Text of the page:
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/ 16 June 2015

Archdeacons in the Two Cities

Luke Miller and Rosemary Lain-Priestley

With the retirement of the Archdeacons of London and Charing Cross, I have been consulting about future arrangements in the Two Cities.

David Meara combined his responsibilities as Archdeacon for the City of London with the care of the very demanding and significant parish of St Bride’s Fleet Street. Church administration in the City is complex, especially because of the many development opportunities. Martin Sargeant, who supports the Archdeacon of London, has played a key role in seizing these opportunities in a way that has been of great benefit to the church in the Diocese as a whole. The City has been transformed from a deanery which did not even meet its own ministry costs to one that makes a considerable contribution to the common fund. The experience gained and the relationships established in this process might be with advantage shared with the deaneries in the City of Westminster.

Bill Jacob’s retirement has left a substantial gap in both Area and Diocesan leadership and administration. Bill’s portfolio included St Giles-in-the-Fields, the vital safeguarding brief, the Chairmanship of the Diocesan Finance Committee as well as the Archdeaconry of Charing Cross with responsibility for the three deaneries of the City of Westminster, St Margaret’s, Paddington and Marylebone. How Bill kept all the plates spinning is a joyful mystery but bearing in mind how busy he was, as the Bishop of London attended to the various national and international tasks which inevitably fall to the lot of any Londin, I have decided for the future to separate his four main roles.

Alan Carr has already been appointed as Rector of St Giles-in-the-Fields and will be instituted in July. James Normand has generously agreed to take on the Chairmanship of the Finance Committee pending the synodical elections later this year. Bill is still overseeing the safeguarding brief and I am delighted he has agreed to serve as a consultant when a new appointment has been made.

It has been obvious that substantial parochial commitments inhibit the extent to which Archdeacons can be available to parishes especially on Sundays. With all this in mind and after consultation, I have decided to revert to the previous pattern in which the Archdeacon of London relates to the whole of the Two Cities Area without being attached to a demanding parish. The Archdeacon will continue to have a base in the Old Deanery, and Martin Sargeant, with the Archdeaconry support staff, would be available to the whole Area.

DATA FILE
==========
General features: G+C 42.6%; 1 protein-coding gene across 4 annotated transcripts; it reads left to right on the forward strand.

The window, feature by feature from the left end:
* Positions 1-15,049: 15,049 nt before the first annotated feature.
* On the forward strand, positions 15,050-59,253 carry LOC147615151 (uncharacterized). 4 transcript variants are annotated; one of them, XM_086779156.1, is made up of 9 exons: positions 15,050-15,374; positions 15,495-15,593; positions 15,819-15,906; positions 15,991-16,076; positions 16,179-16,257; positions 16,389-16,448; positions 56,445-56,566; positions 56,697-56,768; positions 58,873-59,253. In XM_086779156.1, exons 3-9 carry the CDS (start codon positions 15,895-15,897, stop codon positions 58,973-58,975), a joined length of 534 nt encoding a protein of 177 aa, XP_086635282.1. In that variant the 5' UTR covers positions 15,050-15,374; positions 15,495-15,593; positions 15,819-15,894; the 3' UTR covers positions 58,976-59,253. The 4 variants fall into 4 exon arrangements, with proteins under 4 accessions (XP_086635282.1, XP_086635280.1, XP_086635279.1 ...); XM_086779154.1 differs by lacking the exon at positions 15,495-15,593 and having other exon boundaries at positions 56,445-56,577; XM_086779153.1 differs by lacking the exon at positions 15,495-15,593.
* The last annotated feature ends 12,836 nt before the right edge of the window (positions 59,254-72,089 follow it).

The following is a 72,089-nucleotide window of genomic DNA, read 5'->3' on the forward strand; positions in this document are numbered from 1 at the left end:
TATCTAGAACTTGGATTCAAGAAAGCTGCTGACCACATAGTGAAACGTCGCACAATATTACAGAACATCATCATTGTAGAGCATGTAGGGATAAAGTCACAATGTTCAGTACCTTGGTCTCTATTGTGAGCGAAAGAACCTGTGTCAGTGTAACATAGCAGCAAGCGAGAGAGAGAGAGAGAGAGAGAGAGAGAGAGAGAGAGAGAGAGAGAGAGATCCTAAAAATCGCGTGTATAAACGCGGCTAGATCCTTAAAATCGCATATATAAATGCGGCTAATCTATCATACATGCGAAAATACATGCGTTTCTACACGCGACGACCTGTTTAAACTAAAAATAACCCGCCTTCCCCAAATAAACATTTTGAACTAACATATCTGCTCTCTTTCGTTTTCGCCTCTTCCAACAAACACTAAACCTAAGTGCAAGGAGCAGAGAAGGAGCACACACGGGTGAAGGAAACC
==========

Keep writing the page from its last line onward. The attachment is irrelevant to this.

The present Archdeacon of Hampstead, The Venerable Luke Miller, has agreed to serve the Two Cities in this way and of course he brings with him five years’ experience of running a large and busy archdeaconry.

In addition, because the safeguarding brief is so significant, I have asked The Reverend Rosemary Lain-Priestley, presently our Dean of Women’s Ministry, to become the Associate Archdeacon. Rosemary has already worked with Bill on many safeguarding issues and is very familiar with the Two Cities having become curate at St Martin-in-the-Fields in 1998 and Associate Vicar in 2002. She will work with the safeguarding team but also be available for general archidiaconal duties as and when agreed with the Archdeacon of London. Both Archdeacons will be members of the senior staff team of the Diocese and be involved in general policy formation and DAC work. The Associate Archdeacon is a part-time post and the financial implications of the proposed arrangements should be broadly neutral.

Luke and Rosemary will take up their new offices on the 1st of January 2016.

The new Archdeacons will continue to work closely with the four very experienced Area Deans of the Two Cities whose local knowledge is so invaluable. Prebendary Nick Mercer will continue as Archdeacon of London until the end of the year and I am grateful to him and the Area Deans for all the extra responsibilities they will continue to shoulder.

I envisage an away-day for the whole team in the Area later in the year to review our way of working together and to ensure that the Two Cities plays its proper role in fulfilling the aspirations of Capital Vision 2020.

I am very grateful to all who have had conversations with me or written about the future needs of the Two Cities Area over the past months and I ask for your prayers for the new team.


About Richard Chartres

The Rt Revd Richard Chartres KCVO was the 132nd Bishop of London from November 1995 until March 2017.

Read more from Richard Chartres

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